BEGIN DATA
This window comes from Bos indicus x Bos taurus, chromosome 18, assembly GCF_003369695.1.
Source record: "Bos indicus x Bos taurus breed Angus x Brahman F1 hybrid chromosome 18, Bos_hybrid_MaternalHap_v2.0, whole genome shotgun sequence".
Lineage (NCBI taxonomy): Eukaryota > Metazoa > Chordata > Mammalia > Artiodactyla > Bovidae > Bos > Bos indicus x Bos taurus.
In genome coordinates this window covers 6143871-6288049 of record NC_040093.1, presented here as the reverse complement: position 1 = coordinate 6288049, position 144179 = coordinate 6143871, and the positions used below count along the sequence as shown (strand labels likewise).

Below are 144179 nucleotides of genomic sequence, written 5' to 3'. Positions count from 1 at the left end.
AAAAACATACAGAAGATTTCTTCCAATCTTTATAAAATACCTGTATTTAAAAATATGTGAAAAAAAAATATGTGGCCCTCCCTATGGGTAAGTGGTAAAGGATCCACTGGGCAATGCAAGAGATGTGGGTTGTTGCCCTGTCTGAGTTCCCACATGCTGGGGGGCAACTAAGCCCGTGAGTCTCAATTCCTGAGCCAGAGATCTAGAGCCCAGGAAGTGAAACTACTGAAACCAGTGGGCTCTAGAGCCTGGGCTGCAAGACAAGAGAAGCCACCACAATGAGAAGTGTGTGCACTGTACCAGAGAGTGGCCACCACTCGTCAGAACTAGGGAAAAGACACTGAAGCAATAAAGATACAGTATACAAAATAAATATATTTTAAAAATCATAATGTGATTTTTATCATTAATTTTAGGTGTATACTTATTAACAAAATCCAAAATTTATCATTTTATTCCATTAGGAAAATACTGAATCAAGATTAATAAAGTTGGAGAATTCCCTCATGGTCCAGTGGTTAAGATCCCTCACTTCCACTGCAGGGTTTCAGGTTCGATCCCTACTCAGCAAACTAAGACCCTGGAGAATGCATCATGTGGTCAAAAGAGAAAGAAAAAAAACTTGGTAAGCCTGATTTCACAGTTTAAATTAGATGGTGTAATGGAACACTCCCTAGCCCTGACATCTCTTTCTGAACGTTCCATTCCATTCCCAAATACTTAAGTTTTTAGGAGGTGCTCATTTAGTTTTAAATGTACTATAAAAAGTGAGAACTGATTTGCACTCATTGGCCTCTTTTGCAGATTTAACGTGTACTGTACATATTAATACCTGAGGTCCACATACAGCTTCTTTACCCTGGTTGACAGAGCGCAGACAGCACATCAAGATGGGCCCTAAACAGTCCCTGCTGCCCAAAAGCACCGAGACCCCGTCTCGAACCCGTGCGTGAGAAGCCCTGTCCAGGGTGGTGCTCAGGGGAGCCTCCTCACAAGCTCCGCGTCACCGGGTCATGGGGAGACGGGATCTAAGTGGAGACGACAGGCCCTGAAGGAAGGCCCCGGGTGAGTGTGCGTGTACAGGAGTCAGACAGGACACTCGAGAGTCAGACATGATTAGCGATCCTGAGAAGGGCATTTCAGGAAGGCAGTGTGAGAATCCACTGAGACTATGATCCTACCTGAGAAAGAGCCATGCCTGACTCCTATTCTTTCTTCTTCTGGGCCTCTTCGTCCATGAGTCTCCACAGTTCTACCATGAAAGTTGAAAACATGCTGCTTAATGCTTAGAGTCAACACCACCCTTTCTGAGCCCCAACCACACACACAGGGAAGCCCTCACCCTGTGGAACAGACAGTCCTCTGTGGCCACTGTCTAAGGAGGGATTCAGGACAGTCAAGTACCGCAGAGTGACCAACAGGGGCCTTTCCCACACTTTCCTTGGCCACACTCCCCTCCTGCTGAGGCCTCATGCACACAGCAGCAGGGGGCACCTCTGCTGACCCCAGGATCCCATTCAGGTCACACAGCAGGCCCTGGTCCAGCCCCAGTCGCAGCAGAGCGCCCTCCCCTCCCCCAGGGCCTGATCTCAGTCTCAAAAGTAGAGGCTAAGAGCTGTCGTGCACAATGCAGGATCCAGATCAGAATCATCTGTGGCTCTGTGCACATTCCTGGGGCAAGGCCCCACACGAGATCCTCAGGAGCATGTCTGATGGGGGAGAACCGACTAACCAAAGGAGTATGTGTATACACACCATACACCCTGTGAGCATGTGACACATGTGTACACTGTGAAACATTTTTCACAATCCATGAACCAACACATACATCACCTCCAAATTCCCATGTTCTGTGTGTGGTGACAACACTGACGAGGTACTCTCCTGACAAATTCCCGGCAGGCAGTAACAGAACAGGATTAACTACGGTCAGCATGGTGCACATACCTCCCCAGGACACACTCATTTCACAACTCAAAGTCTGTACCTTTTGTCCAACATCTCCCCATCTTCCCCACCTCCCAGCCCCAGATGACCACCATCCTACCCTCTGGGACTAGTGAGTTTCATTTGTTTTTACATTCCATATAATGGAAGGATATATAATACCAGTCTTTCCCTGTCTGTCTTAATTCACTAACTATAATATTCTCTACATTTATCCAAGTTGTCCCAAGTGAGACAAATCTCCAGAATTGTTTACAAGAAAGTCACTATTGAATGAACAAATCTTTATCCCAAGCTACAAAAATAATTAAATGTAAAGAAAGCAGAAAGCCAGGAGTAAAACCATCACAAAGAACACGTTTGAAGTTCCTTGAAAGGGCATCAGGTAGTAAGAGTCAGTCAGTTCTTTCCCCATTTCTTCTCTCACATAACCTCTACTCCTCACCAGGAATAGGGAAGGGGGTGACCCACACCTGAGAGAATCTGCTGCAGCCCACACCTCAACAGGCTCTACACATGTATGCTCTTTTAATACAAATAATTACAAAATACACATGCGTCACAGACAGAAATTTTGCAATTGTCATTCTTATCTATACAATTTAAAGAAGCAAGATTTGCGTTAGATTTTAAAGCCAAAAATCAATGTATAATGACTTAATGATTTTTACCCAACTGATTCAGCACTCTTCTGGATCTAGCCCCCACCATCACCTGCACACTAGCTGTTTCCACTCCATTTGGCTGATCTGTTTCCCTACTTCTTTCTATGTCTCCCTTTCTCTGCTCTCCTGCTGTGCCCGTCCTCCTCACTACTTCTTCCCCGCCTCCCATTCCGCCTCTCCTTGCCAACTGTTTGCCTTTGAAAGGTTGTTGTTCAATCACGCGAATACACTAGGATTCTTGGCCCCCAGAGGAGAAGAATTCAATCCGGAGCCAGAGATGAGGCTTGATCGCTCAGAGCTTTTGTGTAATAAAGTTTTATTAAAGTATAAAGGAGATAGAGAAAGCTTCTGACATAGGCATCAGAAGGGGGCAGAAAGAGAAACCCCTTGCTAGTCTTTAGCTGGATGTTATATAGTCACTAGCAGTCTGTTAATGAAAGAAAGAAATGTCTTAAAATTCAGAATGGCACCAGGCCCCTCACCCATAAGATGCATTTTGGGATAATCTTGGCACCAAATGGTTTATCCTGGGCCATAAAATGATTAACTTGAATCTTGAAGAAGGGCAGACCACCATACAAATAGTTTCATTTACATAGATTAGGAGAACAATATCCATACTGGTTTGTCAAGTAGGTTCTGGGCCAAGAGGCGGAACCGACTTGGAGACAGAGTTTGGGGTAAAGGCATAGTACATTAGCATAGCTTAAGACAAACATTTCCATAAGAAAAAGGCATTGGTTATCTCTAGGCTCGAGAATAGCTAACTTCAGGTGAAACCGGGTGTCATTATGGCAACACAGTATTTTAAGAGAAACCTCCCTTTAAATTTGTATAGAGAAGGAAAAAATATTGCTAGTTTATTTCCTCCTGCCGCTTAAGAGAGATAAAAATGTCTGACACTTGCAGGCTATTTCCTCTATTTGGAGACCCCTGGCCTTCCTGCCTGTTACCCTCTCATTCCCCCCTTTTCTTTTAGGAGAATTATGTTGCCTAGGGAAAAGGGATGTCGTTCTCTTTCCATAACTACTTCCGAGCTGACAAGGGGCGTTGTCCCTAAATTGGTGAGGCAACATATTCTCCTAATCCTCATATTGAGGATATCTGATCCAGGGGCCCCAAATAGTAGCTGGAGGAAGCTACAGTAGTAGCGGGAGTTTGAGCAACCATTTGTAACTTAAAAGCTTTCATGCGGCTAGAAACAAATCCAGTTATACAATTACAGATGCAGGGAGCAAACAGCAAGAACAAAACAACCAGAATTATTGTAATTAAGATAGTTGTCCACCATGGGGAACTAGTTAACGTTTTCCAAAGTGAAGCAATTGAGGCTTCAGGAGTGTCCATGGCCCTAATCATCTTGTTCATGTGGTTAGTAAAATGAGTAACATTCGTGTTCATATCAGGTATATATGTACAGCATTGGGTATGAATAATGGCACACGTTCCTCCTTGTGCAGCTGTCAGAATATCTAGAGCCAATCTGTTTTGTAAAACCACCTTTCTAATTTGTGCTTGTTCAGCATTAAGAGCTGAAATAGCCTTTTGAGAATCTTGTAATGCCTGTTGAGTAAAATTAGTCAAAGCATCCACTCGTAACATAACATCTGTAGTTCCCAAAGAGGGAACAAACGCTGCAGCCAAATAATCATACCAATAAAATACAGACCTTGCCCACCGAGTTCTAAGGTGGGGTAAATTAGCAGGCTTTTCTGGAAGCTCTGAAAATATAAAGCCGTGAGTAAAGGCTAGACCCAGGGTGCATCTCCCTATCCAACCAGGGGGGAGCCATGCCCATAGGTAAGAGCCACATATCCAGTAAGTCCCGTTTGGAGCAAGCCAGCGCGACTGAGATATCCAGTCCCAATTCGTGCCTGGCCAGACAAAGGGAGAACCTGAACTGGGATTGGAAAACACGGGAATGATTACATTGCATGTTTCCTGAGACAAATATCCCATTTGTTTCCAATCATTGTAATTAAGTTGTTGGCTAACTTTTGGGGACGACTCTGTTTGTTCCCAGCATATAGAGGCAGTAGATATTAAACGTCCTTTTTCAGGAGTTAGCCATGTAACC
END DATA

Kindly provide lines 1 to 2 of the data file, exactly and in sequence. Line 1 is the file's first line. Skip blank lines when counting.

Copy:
This window comes from Bos indicus x Bos taurus, chromosome 18, assembly GCF_003369695.1.
Source record: "Bos indicus x Bos taurus breed Angus x Brahman F1 hybrid chromosome 18, Bos_hybrid_MaternalHap_v2.0, whole genome shotgun sequence".